Hassan Hassan writes: This past week was one of drawing parallels. Saudi Arabia’s top cleric condemned Isis’s behaviour, but authorities there have beheaded at least 19 convicts since 4 August. Many of those who condemned the summary execution of Isis rivals celebrated Hamas’s execution of 18 suspected informants. While the world’s attention was focused on Isis, a like-minded Shia militia attacked a Sunni mosque in the Iraqi province of Diyala on Friday, killing nearly 70 worshippers. This militia is linked to the government and has fought alongside the security forces against Isis.
The American defence secretary, Chuck Hagel, warned last Thursday that Isis is “beyond anything that we’ve seen before”. And yet the causes that led to the rise of Isis are all too familiar. And the Americans have contributed their share to these causes.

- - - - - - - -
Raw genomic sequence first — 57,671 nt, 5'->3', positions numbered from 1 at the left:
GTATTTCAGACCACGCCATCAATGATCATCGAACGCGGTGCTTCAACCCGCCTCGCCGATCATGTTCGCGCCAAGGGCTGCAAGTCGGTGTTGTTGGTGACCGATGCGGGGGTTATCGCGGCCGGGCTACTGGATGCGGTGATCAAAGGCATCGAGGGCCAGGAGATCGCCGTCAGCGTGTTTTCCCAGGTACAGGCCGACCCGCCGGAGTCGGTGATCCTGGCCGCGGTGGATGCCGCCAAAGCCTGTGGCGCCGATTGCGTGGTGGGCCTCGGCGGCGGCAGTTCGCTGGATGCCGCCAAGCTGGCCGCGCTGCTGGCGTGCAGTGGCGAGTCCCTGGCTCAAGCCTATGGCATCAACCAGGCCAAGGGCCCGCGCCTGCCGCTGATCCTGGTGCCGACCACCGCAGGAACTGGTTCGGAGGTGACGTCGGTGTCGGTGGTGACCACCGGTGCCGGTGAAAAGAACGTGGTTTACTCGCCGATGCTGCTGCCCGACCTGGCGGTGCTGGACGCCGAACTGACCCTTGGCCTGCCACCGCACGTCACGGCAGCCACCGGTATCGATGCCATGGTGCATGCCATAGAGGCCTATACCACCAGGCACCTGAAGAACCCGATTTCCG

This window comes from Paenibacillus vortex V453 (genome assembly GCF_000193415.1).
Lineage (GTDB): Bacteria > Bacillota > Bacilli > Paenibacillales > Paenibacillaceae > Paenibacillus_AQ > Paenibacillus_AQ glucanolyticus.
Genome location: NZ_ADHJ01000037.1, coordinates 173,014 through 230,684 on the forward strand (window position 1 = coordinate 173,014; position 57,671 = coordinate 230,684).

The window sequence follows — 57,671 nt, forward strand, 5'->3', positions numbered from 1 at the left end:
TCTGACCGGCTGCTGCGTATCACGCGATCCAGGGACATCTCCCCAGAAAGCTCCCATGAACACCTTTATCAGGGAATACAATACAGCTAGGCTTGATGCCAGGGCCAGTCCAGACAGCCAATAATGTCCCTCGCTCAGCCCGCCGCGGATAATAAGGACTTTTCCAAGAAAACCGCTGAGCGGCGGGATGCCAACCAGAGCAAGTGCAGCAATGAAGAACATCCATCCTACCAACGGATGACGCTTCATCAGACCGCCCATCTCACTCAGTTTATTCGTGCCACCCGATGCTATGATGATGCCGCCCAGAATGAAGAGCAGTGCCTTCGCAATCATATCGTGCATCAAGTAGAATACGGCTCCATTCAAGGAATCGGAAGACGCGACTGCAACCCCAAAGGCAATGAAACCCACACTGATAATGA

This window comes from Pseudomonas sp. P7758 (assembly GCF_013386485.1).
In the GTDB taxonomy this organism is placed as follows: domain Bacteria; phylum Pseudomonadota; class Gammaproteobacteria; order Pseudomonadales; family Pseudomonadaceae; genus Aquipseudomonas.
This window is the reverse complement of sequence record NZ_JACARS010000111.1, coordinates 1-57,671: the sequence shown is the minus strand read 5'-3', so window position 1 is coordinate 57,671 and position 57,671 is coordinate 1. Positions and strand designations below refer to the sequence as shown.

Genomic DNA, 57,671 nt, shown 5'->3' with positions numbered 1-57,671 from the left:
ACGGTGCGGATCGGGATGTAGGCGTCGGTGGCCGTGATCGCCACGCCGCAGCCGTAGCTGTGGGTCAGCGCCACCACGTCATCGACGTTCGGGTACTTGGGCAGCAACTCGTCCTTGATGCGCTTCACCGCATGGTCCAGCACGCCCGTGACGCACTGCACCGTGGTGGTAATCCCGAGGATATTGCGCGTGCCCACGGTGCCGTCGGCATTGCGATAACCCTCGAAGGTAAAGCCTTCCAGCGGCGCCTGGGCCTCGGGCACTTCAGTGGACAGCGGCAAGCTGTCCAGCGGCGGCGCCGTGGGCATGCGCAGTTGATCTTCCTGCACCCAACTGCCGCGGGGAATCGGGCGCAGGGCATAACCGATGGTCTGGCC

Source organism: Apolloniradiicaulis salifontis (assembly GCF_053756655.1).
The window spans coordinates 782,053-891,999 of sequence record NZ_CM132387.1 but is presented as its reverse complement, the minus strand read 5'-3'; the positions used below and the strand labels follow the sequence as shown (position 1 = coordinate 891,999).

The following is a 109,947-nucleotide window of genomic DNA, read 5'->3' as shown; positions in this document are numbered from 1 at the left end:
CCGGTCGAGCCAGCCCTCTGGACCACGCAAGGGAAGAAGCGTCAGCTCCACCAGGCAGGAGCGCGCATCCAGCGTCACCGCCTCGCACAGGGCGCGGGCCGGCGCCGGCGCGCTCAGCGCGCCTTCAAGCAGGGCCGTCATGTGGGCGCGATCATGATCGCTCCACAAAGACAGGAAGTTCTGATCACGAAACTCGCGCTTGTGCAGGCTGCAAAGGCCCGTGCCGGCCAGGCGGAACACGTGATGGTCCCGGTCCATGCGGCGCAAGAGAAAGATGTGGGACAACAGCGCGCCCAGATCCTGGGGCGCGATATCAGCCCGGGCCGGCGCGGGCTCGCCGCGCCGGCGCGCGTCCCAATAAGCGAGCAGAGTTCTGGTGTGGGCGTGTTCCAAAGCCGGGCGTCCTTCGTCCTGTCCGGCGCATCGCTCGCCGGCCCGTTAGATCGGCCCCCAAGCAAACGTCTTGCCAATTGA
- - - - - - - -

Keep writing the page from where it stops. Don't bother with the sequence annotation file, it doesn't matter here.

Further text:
Isis thrive on the inconsistencies and injustices that plague the region. A response to Isis cannot involve, for example, working with a government-linked militia that indiscriminately kills worshippers, while rhetorically recognising that a credible and viable political process is necessary for Iraq. Nor does it involve flirting with the Assad regime to fight Isis after it killed or caused the death of close to 200,000 people. The battle against Isis, which itself came on the heels of failure to address the root causes of al-Qaida before it, has to be far-reaching and consistent. Otherwise, the defeat of Isis will only give way to an even more extreme and formidable force.